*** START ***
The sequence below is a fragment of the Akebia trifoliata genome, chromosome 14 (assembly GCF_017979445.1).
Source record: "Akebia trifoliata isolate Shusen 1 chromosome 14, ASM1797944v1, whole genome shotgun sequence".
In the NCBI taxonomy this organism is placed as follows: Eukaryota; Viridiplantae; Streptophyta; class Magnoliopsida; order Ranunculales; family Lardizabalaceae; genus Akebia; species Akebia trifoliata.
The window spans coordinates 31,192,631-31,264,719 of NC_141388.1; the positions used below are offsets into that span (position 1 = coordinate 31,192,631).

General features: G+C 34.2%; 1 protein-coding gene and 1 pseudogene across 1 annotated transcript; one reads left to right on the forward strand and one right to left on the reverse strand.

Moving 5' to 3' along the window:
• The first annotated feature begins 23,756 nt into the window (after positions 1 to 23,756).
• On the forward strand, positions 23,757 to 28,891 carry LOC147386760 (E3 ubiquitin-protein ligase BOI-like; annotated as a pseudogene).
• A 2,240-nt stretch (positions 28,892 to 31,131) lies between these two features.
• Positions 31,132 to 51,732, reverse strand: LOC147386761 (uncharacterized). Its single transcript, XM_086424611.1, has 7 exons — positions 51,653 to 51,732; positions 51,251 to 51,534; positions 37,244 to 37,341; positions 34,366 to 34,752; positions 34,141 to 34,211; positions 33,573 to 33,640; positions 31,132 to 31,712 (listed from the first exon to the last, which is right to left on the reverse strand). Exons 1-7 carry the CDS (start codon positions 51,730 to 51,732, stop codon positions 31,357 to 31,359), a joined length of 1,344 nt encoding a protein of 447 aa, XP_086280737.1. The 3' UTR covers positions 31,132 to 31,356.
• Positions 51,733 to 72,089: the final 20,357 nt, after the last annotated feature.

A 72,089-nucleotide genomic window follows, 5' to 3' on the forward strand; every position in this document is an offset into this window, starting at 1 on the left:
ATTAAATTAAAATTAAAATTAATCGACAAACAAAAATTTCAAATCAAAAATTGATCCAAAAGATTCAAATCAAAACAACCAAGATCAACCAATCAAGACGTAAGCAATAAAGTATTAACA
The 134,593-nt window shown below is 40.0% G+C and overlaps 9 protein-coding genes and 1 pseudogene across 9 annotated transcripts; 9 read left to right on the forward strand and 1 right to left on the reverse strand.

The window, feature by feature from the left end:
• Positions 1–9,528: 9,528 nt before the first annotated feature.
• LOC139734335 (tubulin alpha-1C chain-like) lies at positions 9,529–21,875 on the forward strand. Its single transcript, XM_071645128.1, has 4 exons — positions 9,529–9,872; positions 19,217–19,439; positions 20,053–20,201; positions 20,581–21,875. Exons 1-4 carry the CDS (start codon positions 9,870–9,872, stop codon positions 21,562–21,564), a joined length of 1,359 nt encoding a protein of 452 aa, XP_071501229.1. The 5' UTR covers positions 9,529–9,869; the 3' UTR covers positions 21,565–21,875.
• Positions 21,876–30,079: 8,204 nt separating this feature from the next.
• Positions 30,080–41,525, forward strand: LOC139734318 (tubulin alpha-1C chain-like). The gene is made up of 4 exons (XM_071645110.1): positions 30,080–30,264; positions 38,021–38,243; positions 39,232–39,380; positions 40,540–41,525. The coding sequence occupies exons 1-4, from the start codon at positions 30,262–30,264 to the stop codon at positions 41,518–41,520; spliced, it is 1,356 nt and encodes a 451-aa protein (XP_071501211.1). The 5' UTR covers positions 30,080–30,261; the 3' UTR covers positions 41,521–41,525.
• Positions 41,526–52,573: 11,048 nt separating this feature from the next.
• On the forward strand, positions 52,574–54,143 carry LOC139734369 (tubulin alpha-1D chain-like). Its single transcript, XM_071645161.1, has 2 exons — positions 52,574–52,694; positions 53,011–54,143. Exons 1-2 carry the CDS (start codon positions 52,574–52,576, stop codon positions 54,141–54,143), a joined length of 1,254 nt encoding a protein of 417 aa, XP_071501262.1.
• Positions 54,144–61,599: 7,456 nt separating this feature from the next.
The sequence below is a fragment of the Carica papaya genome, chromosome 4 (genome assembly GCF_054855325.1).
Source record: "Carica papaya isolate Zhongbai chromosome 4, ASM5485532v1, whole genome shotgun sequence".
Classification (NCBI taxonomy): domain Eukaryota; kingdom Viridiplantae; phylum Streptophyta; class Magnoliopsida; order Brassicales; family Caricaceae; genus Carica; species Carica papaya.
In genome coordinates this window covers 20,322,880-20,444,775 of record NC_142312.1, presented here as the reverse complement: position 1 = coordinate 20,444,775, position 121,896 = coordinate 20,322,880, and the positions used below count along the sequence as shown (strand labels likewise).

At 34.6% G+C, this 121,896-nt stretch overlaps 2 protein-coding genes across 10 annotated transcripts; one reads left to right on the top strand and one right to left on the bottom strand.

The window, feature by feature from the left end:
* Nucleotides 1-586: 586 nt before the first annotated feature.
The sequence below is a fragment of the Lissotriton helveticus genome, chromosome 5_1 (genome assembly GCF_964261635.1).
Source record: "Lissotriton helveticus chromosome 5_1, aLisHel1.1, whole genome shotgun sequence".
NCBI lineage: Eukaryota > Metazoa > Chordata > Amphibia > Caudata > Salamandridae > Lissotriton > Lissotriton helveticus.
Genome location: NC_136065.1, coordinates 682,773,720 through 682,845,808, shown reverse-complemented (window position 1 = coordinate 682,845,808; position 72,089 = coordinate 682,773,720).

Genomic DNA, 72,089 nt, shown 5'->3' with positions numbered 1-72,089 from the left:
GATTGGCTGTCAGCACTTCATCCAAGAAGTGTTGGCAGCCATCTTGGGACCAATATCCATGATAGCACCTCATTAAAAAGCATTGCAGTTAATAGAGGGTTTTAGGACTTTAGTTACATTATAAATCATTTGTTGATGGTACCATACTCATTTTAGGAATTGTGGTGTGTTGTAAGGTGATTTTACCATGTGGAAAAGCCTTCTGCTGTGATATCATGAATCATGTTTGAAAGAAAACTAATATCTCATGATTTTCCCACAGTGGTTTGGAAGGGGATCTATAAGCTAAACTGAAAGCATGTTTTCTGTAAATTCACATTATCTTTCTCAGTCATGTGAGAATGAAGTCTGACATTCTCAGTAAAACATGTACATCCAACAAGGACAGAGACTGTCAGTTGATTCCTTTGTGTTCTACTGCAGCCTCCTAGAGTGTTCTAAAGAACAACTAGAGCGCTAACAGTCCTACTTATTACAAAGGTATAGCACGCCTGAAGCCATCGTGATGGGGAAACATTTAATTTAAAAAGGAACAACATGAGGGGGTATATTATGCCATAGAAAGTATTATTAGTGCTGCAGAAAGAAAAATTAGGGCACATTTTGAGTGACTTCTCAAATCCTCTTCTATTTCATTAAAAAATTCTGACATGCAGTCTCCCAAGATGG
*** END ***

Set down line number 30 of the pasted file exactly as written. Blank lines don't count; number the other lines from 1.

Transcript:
The sequence below is a fragment of the Lissotriton helveticus genome, chromosome 5_1 (genome assembly GCF_964261635.1).